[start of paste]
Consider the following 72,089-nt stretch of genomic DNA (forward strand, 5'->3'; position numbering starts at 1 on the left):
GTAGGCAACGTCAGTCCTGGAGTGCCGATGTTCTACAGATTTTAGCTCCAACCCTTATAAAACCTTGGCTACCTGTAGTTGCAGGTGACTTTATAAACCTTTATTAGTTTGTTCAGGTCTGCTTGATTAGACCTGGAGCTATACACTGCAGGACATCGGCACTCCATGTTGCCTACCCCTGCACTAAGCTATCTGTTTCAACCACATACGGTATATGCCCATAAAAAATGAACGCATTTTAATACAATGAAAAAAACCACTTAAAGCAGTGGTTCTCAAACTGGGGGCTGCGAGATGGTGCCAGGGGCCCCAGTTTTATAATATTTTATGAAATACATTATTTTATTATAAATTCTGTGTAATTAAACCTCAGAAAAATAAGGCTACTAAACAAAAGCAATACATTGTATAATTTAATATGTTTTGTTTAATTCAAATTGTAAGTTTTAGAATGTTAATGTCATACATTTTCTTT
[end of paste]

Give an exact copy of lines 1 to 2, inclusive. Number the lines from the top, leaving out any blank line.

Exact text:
Consider the following 72,089-nt stretch of genomic DNA (forward strand, 5'->3'; position numbering starts at 1 on the left):
GTAGGCAACGTCAGTCCTGGAGTGCCGATGTTCTACAGATTTTAGCTCCAACCCTTATAAAACCTTGGCTACCTGTAGTTGCAGGTGACTTTATAAACCTTTATTAGTTTGTTCAGGTCTGCTTGATTAGACCTGGAGCTATACACTGCAGGACATCGGCACTCCATGTTGCCTACCCCTGCACTAAGCTATCTGTTTCAACCACATACGGTATATGCCCATAAAAAATGAACGCATTTTAATACAATGAAAAAAACCACTTAAAGCAGTGGTTCTCAAACTGGGGGCTGCGAGATGGTGCCAGGGGCCCCAGTTTTATAATATTTTATGAAATACATTATTTTATTATAAATTCTGTGTAATTAAACCTCAGAAAAATAAGGCTACTAAACAAAAGCAATACATTGTATAATTTAATATGTTTTGTTTAATTCAAATTGTAAGTTTTAGAATGTTAATGTCATACATTTTCTTT